The Reality of Seeing the Aurora Borealis

The Reality of Seeing the Aurora Borealis

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The Reality of Seeing the Aurora Borealis

Find out why you might not see the Northern lights like in the pictures that you find on social media.

The season is almost over if not already completely over as the long summer days are taking over. But this might help with your anticipation and expectations of seeing them next winter.

I like to show images that show reality, sometimes our eyes are limited to see the reality, sometimes they are better at perceiving reality so depending on the image, the editing might be different.

The left image above is straight out of the camera (which is duller than the preview you get on the back of the camera, because that is actually a Jpeg preview where the camera decided to show an edit, with only sharpening and lens corrections done to it.

The middle image is what I did in lightroom.

For the image on the right I didn't like how cold white balance removed colors from the Aurora, so I selectively added them back in Photoshop to the right.

What are the northern lights?

A while ago I read an article talking about the truth behind the Aurora Borealis and I was annoyed because it made it seem like all the photos out there are lying only to crush dreams.

The Reality of Seeing the Aurora Borealis

If you didn’t know the Aurora is from particles colliding with out atmosphere from flares on the sun.  And the different colors are because of the colors the different gas particles interacting with our higher atmosphere. So even though we might not see the colors with our naked eyes doesn’t mean the colors aren’t there or that it is any less amazing.

  • The most common green is charged oxygen particles hitting our atmosphere, at 60miles/96km
  • Red is oxygen at high altitudes up to 200 miles/320km
  • Nitrogen creates blue or purplish color.
  • Other colors come from those gases mixing to make more colors.
  • Ultraviolet and Infrared Light can also be picked up by cameras but is not visible.
  • Most aurora activity is between 80-640 km.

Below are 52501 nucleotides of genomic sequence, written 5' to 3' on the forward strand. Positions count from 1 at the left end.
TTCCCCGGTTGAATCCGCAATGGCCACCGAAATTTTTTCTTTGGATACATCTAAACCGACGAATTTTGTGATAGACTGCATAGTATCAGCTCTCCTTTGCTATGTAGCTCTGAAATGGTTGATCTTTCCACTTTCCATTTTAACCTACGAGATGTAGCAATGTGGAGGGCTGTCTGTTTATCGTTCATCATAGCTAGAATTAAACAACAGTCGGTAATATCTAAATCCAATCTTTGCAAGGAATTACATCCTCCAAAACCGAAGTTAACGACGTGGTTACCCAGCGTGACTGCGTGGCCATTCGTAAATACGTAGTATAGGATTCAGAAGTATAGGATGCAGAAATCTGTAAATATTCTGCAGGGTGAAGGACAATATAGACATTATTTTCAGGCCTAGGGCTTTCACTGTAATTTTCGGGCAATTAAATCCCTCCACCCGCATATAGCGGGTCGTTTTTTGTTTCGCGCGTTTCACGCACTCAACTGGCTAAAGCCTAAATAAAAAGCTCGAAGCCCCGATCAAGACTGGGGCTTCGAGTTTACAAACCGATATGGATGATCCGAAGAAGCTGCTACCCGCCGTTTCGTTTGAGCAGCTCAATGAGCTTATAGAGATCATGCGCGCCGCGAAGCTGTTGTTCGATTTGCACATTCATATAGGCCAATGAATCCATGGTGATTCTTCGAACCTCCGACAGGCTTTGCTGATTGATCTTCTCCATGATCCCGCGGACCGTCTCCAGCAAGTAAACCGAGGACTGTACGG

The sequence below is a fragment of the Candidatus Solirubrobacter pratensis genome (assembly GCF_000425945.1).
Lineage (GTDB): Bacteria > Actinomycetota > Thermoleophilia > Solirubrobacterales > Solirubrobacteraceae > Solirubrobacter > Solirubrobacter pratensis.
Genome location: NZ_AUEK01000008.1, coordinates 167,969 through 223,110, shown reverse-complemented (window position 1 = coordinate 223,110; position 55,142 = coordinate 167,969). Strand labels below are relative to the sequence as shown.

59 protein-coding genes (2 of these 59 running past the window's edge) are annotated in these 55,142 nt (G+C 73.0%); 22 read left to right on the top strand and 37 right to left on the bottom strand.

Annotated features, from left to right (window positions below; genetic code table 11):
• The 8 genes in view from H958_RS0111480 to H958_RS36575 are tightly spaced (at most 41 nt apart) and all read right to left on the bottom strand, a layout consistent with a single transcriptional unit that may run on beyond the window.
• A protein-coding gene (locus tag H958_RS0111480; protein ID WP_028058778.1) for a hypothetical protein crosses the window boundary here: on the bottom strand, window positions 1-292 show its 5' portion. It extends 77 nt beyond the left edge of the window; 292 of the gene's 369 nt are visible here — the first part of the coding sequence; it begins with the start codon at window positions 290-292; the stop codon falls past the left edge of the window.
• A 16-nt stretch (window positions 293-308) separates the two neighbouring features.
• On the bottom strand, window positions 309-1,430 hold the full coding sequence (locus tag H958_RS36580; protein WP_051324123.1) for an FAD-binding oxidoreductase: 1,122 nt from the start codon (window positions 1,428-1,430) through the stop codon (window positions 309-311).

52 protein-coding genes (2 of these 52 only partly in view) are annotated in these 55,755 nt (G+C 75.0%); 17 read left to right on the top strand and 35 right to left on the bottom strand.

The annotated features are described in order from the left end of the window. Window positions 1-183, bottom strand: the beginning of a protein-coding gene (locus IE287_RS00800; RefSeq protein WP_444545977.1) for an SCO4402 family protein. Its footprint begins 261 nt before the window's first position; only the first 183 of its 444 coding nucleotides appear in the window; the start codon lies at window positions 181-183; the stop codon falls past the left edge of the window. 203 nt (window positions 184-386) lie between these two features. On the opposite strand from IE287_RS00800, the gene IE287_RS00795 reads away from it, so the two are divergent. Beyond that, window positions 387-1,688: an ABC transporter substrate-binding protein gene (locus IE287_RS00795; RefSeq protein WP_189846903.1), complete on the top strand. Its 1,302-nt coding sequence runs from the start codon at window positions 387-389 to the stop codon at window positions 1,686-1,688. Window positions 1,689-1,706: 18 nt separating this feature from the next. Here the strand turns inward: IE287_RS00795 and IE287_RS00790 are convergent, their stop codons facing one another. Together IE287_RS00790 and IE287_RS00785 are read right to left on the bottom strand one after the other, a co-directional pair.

They appear at the poles. Some interpret it because of the poles have weaker magnetic fields and therefore can be penetrated or that some because of the magnetic poles the charged particles are drawn to them. Just so you Know the Magnetic poles are not the same as the geographical poles. So the Higher latitude or lower latitude isn’t the determining factor to being close to them.

Camera sensors vs. eyes

Now that you know a little background information I want to talk about “Night Vision” vs. “Camera Sensors... Some people when seeing the aurora for the first time complain about how faint, how slow, or they dont see color.

There are differences in camera sensors and eyes, and both have their strengths and weaknesses in comparison to one another. Camera sensors are not limited by night vision only by the amount of light they can capture is differently.

Our eyes have pupils which are the same as apertures in lenses. And function the very alike, during the day they close a bit to let less light in as well have an effect on depth of field and much more will have be in focus though not enough to compare to the likes of f16 or smaller on a camera. And dont have as much bokeh as from the likes of other photos. When I shake my head I would liken the shutter speed of my vision with 24 frames per second to 1/60th of second to 1/100th of second as there is some motion blur when panning with my head.